It was a bold move for creators Rick Berman and Michael Piller to branch off from TNG (still airing on primetime TV when their new show- DS9- began in early 1993). This pilot is considered to be a very strong start to the sci-fi series, which is known (and loved) for its focus on characters, rather than the alien of the week and techno-babble. The show starts out w/ a bang- literally- as Cmdr. Benjamin Sisko (Avery Brooks- the first African-American main lead on a Star Trek show) loses his wife, Jennifer (Felicia M. Bell), when his starship is attacked by the Borg at Wolf 359. This attack was led by Capt. Jean-Luc Picard (Patrick Stewart) when he was captured and turned into Locutus; this is another unexpected move by the creators. The survivors of the attack, incl. Sisko and his 12 y.o. son Jake (Cirroc Lofton), abandon the ship in escape pods.
About a year later, we see the father and son headed to Deep Space Nine, a space station (built by the Cardassians) in the Alpha Quadrant near the newly-liberated planet- Bajor. Sisko and Picard have a (very tense) meeting, where Sisko admits that he may not want this job; these are yet more bold moves for the show. Many drew comparisons between Bajorans and the Jewish people (particularly the atrocities they faced under Nazis during WWII); there are several writers and producers of Jewish heritage on the show. The Cardassian occupation of Bajor (which lasted 50 years) can also be compared to England and colonial India. When Sisko arrives, he meets engineer, Miles O’Brien (Colm Meaney), who served on the USS Enterprise in TNG. Picard and O’Brien (who served as transporter chief) have a touching goodbye before the Enterprise flies off.
The station (formerly named Terok Nor) is under Federation control; it could be compared to a frontier town in a TV Western (as some reviewers have commented). It’s in ruins and merchants are preparing to leave. We meet the bar owner, Quark (veteran actor Armin Shimerman), who is Ferengi- a race of aliens primarily concerned with profit. The Bajoran commander, Major Kira Nerys (Nana Visitor- who hails from a dance/theater background), is a former freedom fighter (“terrorist”) who isn’t a fan of the Federation. Chief of Security, Odo (veteran theater/TV actor Rene Auberjonois), is a Shapeshifter (one of a kind perhaps) who worked to keep the peace (for some years under the Cardassians). Unlike most TV lawmen, Odo doesn’t carry a weapon (phaser), and bans them from the promenade. Kira and Odo trust each other implicitly. Sisko is happy to be reunited w/ “old” friend Dax, who is a Trill- an alien race who live many lives inside different hosts. Jadzia (Terry Farrell) is the young science officer who is Dax’s current host. Right on her heels is the station’s wide-eyed doctor, Julian Bashir (Alexander Siddig, who is English w/ Anglo and Arab heritage). On his maternal side, Siddig is the nephew of veteran actor Malcolm McDowell (the villain in the TNG movie- Generations). When Bashir sees the sick bay, he comments re: “practicing real frontier medicine.” As a kid, it was very exciting to see an actor of Muslim heritage on such a big TV show! A professor/media critic I follow (Zaki Hasan) said this was the same for his young sons, who are watching DS9 in recent years.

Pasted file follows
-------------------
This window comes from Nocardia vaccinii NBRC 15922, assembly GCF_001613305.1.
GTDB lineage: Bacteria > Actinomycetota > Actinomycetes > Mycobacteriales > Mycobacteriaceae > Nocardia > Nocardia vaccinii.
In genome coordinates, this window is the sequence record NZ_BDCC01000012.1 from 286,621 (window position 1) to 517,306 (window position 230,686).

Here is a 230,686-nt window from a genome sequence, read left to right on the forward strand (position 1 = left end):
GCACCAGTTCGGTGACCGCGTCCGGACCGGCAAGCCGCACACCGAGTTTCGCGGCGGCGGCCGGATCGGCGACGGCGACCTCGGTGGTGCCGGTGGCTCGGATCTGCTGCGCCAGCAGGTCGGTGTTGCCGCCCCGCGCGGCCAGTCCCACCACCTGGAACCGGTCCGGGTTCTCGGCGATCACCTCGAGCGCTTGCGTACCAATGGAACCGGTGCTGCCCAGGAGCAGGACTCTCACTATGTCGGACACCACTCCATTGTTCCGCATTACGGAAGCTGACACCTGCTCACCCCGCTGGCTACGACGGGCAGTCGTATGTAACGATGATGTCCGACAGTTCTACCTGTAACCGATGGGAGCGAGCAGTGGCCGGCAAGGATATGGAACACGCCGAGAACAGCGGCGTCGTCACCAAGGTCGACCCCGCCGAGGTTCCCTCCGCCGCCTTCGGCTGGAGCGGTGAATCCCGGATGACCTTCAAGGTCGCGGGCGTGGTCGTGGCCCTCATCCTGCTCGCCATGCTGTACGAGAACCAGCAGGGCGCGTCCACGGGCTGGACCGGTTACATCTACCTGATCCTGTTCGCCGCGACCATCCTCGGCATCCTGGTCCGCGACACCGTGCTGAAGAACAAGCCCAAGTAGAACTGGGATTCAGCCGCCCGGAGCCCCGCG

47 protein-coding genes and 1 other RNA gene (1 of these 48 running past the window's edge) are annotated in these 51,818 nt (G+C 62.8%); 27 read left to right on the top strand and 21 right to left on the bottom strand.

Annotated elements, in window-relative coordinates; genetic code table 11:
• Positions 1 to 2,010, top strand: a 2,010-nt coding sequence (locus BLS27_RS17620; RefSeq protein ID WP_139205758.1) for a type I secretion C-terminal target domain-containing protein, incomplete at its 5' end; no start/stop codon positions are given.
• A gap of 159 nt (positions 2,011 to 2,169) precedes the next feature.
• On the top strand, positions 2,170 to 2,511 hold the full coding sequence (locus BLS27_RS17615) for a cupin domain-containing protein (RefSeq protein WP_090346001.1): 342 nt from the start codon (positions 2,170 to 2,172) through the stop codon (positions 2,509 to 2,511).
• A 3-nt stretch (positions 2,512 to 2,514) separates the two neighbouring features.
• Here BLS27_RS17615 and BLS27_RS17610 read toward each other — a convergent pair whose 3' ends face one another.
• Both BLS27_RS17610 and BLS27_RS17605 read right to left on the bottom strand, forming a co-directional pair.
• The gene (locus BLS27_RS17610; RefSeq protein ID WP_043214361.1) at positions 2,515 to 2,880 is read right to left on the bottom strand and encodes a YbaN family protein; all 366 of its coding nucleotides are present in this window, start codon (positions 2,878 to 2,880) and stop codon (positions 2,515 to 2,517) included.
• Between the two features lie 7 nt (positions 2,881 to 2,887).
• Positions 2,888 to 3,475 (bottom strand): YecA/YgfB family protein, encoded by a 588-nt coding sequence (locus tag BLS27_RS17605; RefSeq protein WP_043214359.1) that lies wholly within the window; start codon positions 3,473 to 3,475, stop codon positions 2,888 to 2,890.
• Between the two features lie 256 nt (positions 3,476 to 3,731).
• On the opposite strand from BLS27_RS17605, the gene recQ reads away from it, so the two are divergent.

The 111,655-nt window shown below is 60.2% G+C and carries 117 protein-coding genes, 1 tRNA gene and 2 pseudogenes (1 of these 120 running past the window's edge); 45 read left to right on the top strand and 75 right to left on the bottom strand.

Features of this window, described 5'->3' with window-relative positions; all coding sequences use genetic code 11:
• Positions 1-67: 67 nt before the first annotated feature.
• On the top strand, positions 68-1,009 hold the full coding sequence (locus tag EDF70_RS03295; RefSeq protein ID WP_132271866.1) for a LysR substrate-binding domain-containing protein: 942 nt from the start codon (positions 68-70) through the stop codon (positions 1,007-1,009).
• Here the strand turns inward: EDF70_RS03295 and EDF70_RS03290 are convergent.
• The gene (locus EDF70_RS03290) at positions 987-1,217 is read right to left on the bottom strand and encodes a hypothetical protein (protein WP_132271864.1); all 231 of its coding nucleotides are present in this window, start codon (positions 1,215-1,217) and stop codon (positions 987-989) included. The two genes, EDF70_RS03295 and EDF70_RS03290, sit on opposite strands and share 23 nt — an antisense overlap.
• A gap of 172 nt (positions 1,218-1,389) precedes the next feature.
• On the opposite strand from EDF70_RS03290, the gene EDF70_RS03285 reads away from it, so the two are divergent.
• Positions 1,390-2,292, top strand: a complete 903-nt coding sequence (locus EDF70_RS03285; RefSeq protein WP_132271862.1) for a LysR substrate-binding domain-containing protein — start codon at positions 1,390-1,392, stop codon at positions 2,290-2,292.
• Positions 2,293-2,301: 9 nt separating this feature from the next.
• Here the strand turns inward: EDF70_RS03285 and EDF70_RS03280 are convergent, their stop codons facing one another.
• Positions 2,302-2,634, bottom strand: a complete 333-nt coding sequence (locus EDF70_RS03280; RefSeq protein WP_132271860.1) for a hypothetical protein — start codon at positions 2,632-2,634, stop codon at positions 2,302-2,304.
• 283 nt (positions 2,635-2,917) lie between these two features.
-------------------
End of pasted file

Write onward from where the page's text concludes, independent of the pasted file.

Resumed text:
Bajor is not yet a part of the Federation (which Picard explained); it is also beautiful w/ many natural resources. Kira noted that there are several factions now at odds (though they worked together to remove the Cardassians). When Sisko beams down to the planet to meet Kai Opaka (Camille Saviola), one of the most revered religious leaders, she declares that his destiny is to be “emissary” to the Bajoran people. Unlike most TV shows, DS9 doesn’t shy away from religion, or the fact that it plays a big role in the lives of many (humans and aliens). Kai Opaka takes Sisko down to a secret underground cave, and reveals an orb (one of several which traveled to Bajor years ago). When Sisko touches this orb, he is instantly transported (“where no one has gone before”)! There is much more to the story (in the second part of the pilot), so check it out on Amazon Prime.
We see that not all the cast are part of Starfleet, so don’t all wear the same type of uniforms. The makeup for Odo had not yet been perfected, so he looks quite different in S1 than in the rest of the series. The ensemble cast is introduced rather smoothly in this pilot; each character gets a moment to show their personality. There is a mix of young newcomer actors and theater veterans (who provide gravitas). O’Brien is the the “Everyman” character that we know somewhat from TNG; he will get much more to do in DS9. The warm father-son relationship (rare for ST) will grown and develop over the series; Jake is not one of those TV kids who disappears. Brooks insisted on this element to the producers, as he felt there weren’t enough positive role models of black fathers/families in the media.